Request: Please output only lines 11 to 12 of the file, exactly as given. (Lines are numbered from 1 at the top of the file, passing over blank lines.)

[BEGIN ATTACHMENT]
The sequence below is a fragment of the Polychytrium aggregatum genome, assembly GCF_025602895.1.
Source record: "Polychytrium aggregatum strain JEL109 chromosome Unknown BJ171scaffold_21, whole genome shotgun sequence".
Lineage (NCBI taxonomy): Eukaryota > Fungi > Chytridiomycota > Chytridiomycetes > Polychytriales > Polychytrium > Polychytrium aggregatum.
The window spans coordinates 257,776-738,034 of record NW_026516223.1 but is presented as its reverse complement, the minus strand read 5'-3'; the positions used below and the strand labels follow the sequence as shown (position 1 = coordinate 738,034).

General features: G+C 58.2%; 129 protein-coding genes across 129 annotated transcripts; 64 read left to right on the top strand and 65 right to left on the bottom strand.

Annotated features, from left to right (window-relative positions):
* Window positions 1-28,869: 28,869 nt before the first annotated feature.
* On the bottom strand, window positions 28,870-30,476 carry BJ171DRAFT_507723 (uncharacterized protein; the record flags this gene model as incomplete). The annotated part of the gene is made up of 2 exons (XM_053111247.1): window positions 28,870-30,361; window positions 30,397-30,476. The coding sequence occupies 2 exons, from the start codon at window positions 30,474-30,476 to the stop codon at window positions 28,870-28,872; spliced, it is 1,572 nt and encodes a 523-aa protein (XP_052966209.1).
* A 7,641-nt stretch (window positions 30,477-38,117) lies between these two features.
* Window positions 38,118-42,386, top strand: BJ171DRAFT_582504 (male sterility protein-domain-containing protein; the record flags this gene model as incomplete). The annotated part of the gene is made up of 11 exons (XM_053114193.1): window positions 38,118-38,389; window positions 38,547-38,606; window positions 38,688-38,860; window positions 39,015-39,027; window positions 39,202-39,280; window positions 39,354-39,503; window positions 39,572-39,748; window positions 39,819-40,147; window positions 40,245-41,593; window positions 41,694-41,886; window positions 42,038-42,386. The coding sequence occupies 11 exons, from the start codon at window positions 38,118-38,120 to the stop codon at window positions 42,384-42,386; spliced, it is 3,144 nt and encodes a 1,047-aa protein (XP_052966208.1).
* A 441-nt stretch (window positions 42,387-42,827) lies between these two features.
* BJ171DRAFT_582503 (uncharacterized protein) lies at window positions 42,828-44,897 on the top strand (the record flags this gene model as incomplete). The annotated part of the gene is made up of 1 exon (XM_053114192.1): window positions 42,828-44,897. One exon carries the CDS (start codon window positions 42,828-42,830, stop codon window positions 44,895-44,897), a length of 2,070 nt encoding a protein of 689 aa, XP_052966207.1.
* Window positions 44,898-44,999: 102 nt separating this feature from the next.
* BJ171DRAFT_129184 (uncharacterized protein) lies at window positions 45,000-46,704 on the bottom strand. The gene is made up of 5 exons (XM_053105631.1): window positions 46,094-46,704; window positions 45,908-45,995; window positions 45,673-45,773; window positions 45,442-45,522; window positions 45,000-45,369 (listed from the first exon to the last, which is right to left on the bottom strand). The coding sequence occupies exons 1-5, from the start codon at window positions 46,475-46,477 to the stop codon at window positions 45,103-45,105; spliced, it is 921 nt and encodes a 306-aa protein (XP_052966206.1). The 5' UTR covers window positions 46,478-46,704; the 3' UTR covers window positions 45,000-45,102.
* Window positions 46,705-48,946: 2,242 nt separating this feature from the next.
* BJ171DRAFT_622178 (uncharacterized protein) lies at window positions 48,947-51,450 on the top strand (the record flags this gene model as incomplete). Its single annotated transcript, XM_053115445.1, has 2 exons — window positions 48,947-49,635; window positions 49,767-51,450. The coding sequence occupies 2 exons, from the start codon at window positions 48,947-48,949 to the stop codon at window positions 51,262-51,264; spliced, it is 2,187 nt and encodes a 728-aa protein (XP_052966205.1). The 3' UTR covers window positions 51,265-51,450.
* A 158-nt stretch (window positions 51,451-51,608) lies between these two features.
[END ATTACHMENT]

* A 441-nt stretch (window positions 42,387-42,827) lies between these two features.
* BJ171DRAFT_582503 (uncharacterized protein) lies at window positions 42,828-44,897 on the top strand (the record flags this gene model as incomplete). The annotated part of the gene is made up of 1 exon (XM_053114192.1): window positions 42,828-44,897. One exon carries the CDS (start codon window positions 42,828-42,830, stop codon window positions 44,895-44,897), a length of 2,070 nt encoding a protein of 689 aa, XP_052966207.1.